Neil Armstrong and Edwin “Buzz” Aldrin walked on the moon in 1969. Five decades later, we are witnessing the advent of space tourism. It’s made possible by private companies such as SpaceX and Virgin Galactic. The cost of space tourism is prohibitive for most people at the moment. It also has many physical and psychological demands. NASA worried about “space madness” when astronauts first went into orbit. Will modern space tourists have to fear this malady?
What is Space Madness?
NASA psychiatrists feared the worst when they assessed America’s first astronauts. They thought that some of these men would end up being suicidal or sexual aberrants. Or that they would be impulsive thrill-seekers.
Space Madness is a mental illness that NASA thought could become a problem. They figured it would arise from the closed-in isolation in space. After all, the astronauts were inside a cramped spacecraft high above the earth. They also thought that humans’ first experience with microgravity could bring it on.
These fears proved unfounded. US astronauts and their Russian cosmonaut counterparts kept their cool during extended missions. They stayed sane aboard Mir, Skylab, and the International Space Station. Space madness turned out to be the stuff of Hollywood with no incidence among actual people.
Space Psychology: Why It’s Important
Now space travel companies are talking about manned visits to Mars. So, NASA needs to know how long-haul travel will affect our mental health. A typical round trip to Mars might last about three years. Travelers will be in a small space with a group of people for a very long time.
For now, NASA is developing computer programs to help their astronauts. These programs will help them deal with depression and conflicts aboard the spaceship. They are also testing mind-enhancing supplements to improve energy, mood, and memory.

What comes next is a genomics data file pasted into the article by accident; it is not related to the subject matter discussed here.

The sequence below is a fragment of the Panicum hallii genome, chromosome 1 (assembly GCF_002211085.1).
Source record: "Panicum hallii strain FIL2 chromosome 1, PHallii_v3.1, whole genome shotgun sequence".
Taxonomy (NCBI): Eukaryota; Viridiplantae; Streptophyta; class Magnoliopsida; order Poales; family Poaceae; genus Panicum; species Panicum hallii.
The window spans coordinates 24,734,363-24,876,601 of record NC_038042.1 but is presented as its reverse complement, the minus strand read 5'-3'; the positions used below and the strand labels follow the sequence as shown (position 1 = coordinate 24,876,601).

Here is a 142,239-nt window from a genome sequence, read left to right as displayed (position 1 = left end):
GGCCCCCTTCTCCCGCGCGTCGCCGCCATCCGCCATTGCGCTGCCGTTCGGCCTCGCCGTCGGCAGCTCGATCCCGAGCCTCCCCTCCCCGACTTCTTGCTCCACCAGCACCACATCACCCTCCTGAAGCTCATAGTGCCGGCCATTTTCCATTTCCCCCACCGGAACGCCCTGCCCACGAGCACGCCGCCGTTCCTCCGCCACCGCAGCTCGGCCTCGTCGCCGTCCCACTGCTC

While NASA makes these preparations, travel companies are getting ready to capitalize. They’re looking at a phenomenon known as the “Overview Effect.” If you’re planning galactic travel, nothing may prepare you for the Overview Effect. It’s the profound, almost religious experience of seeing the world from outer space. It’s what prompted Erik Lindbergh to become a trustee of the X Prize Foundation. Erik is the grandson of Charles Lindbergh. The X Prize Foundation is an initiative to bring private citizens to space.
Getting Your Head Right for Space Travel
You can prepare yourself for your galactic tour. Here are a few things you can do:
- Develop a sense of humor. It diffuses tensions and keeps the group laughing.
- Learn to cope with others in confined environments. You can try things like carpooling, especially for long trips.
- Watch space movies such as Star Trek and Space Odyssey. Though based on fantasy, they will give you an idea of what to expect.
You will go through a brief but rigorous training program for your space journey. It’s like the ones that astronauts undergo, but for a much shorter time span. If your children are showing interest in galactic travel, sign them up for space camp. Programs for adults and corporate retreats are also increasing in popularity.
Astronauts spend hundreds of hours practicing for spacewalks. Outer space is beautiful, but it takes a physical and mental toll. Follow the recommendations listed here and you’ll be sure to have a better space travel experience.